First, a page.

Microfluidic fabrication of vesicles with hybrid lipid/nanoparticle bilayer membranes
Hybrid lipid/nanoparticle membranes are suitable model systems both to study the complex interactions between nanoparticles and biological membranes, and to demonstrate technological concepts in cellular sensing and drug delivery. Unfortunately, embedding nanoparticles into the bilayer membrane of lipid vesicles is challenging due to the poor control over the vesicle fabrication process of conventional methodologies and the fragility of the modified lipid bilayer assembly. Here, the utility of water-in-oil-in-water double emulsion drops with ultrathin oil shells as templates to form vesicles with hybrid lipid/nanoparticle membranes is reported. Moreover, upon bilayer formation, which occurs through dewetting of the oil solvent from the double emulsion drops, a phase separation is observed in the vesicle membrane, with solid-like nanoparticle-rich microdomains segregated into a continuous fluid-like nanoparticle-poor phase. This phase coexistence evidences the complex nature of the interactions between nanoparticles and lipid membranes. In this context, this microfluidic-assisted fabrication strategy may play a crucial role in thoroughly understanding such interactions given the uniform membrane properties of the resulting productions. Furthermore, the high encapsulation efficiency of both the vesicle membrane and core endows these vesicles with great potential for sensing applications and drug delivery.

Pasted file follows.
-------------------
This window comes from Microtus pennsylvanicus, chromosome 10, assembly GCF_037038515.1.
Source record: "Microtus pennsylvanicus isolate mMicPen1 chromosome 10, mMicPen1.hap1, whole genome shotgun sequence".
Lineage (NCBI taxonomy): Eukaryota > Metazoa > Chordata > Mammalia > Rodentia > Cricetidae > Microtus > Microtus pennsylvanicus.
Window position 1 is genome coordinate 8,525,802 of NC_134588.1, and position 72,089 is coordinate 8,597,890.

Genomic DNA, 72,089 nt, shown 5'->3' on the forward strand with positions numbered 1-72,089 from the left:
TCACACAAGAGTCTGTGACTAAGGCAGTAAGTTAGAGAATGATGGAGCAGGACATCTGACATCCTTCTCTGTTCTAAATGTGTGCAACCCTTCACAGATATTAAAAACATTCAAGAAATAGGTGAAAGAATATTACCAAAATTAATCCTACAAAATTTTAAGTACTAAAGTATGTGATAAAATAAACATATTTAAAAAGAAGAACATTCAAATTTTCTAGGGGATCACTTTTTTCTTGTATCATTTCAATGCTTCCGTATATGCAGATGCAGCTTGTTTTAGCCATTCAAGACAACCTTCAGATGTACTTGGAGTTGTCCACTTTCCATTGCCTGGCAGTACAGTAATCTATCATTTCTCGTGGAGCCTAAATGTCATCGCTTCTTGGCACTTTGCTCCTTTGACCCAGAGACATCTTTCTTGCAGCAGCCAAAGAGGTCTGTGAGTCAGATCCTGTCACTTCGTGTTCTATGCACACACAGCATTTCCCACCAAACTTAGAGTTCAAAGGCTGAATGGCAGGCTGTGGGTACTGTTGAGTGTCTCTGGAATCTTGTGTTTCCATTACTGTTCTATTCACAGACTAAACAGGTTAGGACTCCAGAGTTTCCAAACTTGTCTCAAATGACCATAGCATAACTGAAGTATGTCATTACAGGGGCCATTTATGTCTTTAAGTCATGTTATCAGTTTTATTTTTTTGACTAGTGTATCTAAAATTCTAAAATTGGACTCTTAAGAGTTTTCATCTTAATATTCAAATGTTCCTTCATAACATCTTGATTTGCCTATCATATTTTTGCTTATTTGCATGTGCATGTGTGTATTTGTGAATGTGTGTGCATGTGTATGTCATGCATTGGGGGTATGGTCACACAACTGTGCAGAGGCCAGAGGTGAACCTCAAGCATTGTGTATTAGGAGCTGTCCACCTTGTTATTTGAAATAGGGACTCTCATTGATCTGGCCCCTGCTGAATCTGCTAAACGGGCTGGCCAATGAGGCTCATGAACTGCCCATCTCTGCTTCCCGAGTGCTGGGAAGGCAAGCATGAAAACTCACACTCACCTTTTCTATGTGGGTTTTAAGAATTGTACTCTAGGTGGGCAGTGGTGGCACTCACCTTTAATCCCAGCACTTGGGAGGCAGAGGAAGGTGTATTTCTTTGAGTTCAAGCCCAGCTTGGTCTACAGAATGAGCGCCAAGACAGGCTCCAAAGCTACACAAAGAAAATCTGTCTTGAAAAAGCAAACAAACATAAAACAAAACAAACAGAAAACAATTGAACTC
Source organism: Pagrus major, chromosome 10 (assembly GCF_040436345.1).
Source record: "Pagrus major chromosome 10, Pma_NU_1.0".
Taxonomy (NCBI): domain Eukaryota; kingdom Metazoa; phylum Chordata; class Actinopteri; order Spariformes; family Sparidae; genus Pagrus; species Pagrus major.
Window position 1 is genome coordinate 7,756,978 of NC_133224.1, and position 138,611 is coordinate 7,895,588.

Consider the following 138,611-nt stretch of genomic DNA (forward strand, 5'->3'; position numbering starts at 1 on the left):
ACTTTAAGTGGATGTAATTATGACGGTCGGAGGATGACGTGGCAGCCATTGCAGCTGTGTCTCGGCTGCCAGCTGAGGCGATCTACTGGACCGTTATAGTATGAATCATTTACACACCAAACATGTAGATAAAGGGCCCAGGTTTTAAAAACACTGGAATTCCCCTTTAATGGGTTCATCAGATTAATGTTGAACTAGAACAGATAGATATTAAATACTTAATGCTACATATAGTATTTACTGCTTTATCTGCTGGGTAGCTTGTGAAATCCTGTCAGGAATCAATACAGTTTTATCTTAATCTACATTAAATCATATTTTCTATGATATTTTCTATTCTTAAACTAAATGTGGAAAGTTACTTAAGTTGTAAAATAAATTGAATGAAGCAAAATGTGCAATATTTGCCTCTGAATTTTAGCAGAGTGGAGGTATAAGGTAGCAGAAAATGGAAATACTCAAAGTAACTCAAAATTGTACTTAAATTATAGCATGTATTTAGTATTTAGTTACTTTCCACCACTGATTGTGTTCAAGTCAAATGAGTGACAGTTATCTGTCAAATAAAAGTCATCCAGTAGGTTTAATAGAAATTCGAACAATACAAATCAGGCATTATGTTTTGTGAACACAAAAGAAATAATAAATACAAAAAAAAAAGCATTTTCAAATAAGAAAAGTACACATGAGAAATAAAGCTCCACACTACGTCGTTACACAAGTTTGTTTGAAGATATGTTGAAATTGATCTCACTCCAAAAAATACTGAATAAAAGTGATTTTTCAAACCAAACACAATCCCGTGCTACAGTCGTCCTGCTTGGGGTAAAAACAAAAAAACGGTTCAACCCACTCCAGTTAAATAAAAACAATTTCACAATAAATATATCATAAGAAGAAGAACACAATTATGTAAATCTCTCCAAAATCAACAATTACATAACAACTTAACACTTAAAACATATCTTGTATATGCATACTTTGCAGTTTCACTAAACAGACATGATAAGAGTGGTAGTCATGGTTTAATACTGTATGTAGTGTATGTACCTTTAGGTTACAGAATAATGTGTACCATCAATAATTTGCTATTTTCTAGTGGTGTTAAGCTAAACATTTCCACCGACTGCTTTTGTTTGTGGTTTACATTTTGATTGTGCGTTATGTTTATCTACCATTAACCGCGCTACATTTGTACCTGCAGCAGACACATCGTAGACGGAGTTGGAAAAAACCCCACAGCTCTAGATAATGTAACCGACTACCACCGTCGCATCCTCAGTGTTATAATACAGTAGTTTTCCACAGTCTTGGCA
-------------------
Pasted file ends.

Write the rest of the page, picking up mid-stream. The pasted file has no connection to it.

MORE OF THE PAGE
- This article is part of the themed collection: Soft Matter Emerging Investigators